Lucid Culture

JAZZ, CLASSICAL MUSIC AND THE ARTS IN NEW YORK CITY

Album of the Day 10/29/10

Every day our 1000 best albums of all time countdown continues all the way to #1. Friday’s album is #823:

The Best of Spike Jones

The genius of Spike Jones is that his topical jokes from seventy years ago are as funny today as they were then. It helps if you know the source material, but it’s not necessary: after all these years, four-year-olds of all ages still laugh at all the bells and whistles and bumps and crashes in the drummer/bandleader’s crazed vaudevillian catalog. According to amazon, there are 55 Spike Jones albums currently in print; this one has only twelve tracks, but it’s the most solid singles collection we could find (in the early 40s, when the guy was at his peak, everybody was a singles artist). The classic of classics here is Der Fuehrer’s Face, a quintessentially and hilariously American response to Hitler’s WWII propaganda machine. But Jones lampooned the pop music of the era with only slightly less venom, with the horror-movie version of My Old Flame; the drunken, over-the-top Chloe; the Peter Lorre-inspired Laura and The Glow Worm (which surprisingly we couldn’t find streaming anywhere); and the very literal You Always Hurt the One You Love. None but the Lonely Heart is no less amusing a parody of soap operas than it was seven decades ago, and Hawaiian War Chant gives the then-current Hawaiian music craze a thorough stomping. Since classical music was broadcast nationwide on a daily basis during Jones’ heyday, he also lampooned that as well – this collection only has the surprisingly subtle (for him) Dance of the Hours and the arguably funniest moment in an album full of many, the gargling solo on the William Tell Overture, followed by the immortal horse race where the last-place Beetlebomb finally emerges triumphant. Absent here, and probably for the best, are less politically correct numbers like Chinese Mule Train and The Sheik of Araby, which have aged badly. But the album does have Jones’ biggest hit Cocktails for Two, innocuous pop song transformed into one of the great drinking anthems. Here’s a random torrent.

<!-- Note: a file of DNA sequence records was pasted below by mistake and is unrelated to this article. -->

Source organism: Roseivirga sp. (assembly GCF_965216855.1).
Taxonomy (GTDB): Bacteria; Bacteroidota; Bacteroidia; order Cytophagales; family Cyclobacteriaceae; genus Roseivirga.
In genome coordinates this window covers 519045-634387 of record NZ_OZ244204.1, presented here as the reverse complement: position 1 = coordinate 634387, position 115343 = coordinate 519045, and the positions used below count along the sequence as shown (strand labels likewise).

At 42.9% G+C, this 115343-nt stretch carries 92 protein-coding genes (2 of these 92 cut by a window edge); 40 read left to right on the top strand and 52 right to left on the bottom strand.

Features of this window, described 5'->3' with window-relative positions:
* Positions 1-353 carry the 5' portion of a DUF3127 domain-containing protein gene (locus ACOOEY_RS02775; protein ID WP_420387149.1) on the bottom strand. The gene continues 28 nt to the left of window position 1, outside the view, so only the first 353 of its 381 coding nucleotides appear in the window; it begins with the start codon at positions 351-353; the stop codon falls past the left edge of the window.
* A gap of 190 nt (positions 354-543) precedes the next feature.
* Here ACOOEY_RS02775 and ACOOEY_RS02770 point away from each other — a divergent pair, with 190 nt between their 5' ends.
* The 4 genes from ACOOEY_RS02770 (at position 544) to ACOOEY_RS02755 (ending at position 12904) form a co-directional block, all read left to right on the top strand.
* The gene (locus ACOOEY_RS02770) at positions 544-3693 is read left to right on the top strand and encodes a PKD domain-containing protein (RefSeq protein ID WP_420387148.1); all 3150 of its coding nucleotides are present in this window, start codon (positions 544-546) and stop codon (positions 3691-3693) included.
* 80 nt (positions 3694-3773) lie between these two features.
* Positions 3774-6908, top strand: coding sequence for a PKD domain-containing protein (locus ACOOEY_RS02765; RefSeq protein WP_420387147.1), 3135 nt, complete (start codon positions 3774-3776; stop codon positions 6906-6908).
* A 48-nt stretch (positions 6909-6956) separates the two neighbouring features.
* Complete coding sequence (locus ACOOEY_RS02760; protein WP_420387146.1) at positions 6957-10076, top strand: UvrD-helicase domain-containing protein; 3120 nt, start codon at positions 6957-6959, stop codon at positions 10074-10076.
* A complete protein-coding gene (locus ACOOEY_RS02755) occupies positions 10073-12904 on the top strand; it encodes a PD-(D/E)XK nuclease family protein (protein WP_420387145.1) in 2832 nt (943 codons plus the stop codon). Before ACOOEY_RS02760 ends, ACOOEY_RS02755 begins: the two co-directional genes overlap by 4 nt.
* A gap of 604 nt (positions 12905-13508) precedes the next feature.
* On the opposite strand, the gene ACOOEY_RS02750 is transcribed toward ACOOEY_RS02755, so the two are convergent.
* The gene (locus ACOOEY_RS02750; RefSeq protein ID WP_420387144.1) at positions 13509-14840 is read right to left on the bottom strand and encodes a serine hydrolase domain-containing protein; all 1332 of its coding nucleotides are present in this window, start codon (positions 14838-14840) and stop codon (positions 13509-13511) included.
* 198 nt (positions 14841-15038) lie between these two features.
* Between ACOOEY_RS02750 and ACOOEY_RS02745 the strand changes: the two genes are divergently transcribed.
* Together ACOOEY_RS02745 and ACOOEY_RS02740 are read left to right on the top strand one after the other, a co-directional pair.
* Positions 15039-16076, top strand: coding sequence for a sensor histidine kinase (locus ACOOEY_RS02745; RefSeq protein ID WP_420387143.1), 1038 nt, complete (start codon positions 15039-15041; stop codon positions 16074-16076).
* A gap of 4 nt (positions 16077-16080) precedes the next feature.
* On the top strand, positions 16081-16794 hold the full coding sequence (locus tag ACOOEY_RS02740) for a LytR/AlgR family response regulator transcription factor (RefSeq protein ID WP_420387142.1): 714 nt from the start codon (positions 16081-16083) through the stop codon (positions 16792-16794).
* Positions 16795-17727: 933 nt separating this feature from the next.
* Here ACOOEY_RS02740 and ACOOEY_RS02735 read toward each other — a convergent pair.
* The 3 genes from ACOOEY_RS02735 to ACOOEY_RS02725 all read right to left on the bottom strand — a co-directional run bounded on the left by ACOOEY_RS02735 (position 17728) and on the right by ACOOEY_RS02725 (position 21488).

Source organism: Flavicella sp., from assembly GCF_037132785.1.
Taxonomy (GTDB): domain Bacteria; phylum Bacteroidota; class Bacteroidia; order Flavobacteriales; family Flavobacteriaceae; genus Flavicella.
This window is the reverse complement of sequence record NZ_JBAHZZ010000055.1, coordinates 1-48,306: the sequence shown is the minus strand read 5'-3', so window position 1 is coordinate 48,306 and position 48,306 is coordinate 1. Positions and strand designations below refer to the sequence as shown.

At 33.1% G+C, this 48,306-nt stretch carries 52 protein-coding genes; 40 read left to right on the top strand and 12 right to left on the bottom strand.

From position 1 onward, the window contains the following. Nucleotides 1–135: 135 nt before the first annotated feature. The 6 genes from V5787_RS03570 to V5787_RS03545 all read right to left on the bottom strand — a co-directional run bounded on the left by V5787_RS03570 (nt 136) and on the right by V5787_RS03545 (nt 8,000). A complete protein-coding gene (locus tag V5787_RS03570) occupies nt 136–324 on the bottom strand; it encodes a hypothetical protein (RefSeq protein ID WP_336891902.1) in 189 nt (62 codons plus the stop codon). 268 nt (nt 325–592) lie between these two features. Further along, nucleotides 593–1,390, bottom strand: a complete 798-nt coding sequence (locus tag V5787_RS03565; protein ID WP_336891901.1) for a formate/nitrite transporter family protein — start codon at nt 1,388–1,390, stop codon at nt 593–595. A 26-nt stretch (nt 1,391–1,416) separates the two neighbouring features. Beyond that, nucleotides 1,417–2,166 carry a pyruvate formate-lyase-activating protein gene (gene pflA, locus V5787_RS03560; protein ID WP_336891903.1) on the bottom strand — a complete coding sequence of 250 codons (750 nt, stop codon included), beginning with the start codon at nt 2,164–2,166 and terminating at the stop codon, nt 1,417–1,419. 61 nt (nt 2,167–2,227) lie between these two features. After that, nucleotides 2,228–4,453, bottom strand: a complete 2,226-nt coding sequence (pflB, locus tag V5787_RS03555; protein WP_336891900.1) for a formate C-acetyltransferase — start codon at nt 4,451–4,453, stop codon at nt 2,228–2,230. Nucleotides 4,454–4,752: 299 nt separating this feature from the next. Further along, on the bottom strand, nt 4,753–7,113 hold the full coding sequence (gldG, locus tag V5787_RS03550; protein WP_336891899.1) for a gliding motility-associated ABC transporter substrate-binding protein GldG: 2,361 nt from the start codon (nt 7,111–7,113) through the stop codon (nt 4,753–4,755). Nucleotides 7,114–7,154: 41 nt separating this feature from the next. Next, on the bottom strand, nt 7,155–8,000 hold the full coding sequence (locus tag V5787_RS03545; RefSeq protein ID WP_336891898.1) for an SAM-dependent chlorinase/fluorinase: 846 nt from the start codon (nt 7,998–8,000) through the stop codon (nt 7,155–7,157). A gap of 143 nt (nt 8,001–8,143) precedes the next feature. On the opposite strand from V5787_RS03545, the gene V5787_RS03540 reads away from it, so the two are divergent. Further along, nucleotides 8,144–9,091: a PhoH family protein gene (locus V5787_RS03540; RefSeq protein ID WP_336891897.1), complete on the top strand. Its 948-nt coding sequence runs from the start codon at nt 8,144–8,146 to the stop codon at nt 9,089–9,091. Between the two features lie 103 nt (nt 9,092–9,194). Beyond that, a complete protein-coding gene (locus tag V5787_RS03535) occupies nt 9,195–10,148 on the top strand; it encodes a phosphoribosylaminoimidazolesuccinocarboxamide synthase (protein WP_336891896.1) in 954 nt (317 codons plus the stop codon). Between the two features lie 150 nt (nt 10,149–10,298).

October 29, 2010 - Posted by | jazz, lists, Music, music, concert | , , , , , , , , , , , , , , , , , , , , , , , , , , , , , , , , , , , , , , ,

2 Comments »

  1. My grandpa make a Spike Jones tape for me and we’d listen together. “Chloe” is one of my all-time favorites.

    Chloeee . . . WHERE ARE YA, YOU OLD BAT!

    Comment by Erica | October 29, 2010 | Reply

  2. I was 7 when I first heard this. I don’t think I’d ever laughed so hard as I did when the guy started gargling during the William Tell Overture. I spent the next week rehearsing that solo, to the point where my parents made me go out in the snow and do it out of earshot. I’m laughing now just thinking about it.

    Comment by the boss here | October 30, 2010 | Reply


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